• I agree with everything you’ve said here, HotFlash.

      I’m 24. A few years back I discovered the Doomer world, and got totally sucked into it in this death spiral of depression. I felt like Chicken Little in nearly every conversation, warning my family and friends that our ways were going to End The World.

      Then one day I woke up and realized it’s much more fun and less anxiety-producing to live life from a state of enjoyment and not from fear. I could still love gardening and the idea of bicycle culture and composting and chickens and tiny houses, but I could share them positively. It made me happier, and the people around me have started to change their behavior as well. Most people shut down when confronted with too much fear and negativity. I’m one of those people. Now I know just enough to keep me informed, but I positively refuse to indulge in a doomer spiral again. Homesteading activities are fulfilling and positive on their own (money-saving, good exercise, good practice, etc). I don’t need to dream of a zombie apocalypse to engage in them.

  11. The conference certainly has made me question what I do on a daily basis and I’m still figuring it out. I ask myself if I enjoy what I do and if it’s morally correct. I don’t think you have to understand or believe all the doomers to realize ( as many comments have pointed out ) that our current way of life is unsustainable. If I enjoy what I do but it’s a tax on the planet well that’s going to require some thought. If I’m not really happy with my life and I investigate why, maybe there are some parallels to living simply and getting out of the rat race. As Spirko says, live simply “For when times get tough, or even if they don’t”.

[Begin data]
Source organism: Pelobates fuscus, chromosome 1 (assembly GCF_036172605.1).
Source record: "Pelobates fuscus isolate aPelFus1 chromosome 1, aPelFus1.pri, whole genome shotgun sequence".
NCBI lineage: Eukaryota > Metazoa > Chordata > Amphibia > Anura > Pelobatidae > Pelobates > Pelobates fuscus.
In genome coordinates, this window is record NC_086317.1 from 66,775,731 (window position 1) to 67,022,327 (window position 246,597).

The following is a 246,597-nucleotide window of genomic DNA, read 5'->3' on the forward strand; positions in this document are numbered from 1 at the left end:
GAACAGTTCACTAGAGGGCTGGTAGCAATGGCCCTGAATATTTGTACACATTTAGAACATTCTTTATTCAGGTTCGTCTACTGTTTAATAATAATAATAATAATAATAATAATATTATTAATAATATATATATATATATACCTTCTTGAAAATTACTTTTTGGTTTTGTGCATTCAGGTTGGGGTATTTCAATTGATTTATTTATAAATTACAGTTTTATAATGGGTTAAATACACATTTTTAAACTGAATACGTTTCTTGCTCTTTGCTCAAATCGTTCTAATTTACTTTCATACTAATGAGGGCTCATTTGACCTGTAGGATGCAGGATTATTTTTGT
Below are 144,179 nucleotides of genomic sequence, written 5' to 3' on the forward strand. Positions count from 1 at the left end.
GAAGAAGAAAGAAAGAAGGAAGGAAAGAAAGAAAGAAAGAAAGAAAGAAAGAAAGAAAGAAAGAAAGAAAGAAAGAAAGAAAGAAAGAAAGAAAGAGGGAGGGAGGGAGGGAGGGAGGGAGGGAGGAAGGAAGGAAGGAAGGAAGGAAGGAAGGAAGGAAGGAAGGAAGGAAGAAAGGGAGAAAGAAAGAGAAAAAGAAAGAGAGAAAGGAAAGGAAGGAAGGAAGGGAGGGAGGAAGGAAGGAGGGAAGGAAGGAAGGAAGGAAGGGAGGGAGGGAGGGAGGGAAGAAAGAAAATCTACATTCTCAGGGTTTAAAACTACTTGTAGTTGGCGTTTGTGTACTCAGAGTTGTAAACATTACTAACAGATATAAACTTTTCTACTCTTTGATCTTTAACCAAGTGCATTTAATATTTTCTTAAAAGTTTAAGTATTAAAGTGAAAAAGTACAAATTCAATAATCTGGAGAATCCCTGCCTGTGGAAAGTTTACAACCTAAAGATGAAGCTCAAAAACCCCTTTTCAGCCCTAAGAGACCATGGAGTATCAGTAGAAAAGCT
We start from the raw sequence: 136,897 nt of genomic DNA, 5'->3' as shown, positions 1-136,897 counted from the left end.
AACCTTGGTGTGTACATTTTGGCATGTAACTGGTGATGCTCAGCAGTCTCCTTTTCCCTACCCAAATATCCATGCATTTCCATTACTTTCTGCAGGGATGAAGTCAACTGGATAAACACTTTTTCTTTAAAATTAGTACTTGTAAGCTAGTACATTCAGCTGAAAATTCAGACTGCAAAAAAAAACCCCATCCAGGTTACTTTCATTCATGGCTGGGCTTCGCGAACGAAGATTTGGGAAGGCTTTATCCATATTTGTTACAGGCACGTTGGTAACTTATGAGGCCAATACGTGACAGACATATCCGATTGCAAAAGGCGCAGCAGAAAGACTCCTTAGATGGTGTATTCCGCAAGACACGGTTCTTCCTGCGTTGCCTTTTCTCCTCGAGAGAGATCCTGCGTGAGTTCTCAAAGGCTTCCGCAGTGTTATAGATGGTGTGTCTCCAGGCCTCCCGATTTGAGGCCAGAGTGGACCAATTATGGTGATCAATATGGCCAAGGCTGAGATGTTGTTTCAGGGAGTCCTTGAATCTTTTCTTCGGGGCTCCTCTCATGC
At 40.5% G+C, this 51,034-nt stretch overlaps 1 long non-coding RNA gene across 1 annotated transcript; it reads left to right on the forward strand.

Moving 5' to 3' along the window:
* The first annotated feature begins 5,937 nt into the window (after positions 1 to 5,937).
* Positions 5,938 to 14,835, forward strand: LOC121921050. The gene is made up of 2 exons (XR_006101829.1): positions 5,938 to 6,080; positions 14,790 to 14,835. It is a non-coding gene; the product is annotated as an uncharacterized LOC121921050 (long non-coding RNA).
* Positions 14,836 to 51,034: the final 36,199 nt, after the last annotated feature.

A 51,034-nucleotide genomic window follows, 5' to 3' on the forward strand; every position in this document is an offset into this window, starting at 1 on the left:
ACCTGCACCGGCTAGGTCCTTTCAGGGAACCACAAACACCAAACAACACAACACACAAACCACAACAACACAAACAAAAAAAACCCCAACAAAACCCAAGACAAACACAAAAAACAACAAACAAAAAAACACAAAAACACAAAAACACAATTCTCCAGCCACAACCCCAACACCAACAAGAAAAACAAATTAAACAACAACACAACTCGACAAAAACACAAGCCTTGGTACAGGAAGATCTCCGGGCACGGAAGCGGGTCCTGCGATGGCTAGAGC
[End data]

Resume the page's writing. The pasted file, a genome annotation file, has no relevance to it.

I truly enjoy my connectedness with the world when I experience a day outside away from the computer that I’m tied to for work. It’s so much easier to see and feel what is better for me, better for those around me and for the world in general. This of course is a luxury as my needs are easily met and shelter readily available. The most interesting thing for me has been my change from a more individualistic nature to one of accepting community or at least looking for it. Of all the different topics, threads and theories bandied around the conference the one constant was the need for cooperation between people. It is a skill I’m trying to cultivate. I’m glad to have Kelly and Erik as friends, they are part of my extended family in LA.

  12. First – thanks for your great blog. I’m only sorry you’re not here in the Midwest so your info would be more applicable. I read most of the blogs of those at the “Age of Limits” conference and was considering saving up to attend next year. However, after what I’ve read so far I’ll probably save the money. It would be nice to have others who have similar concerns to discuss thing with.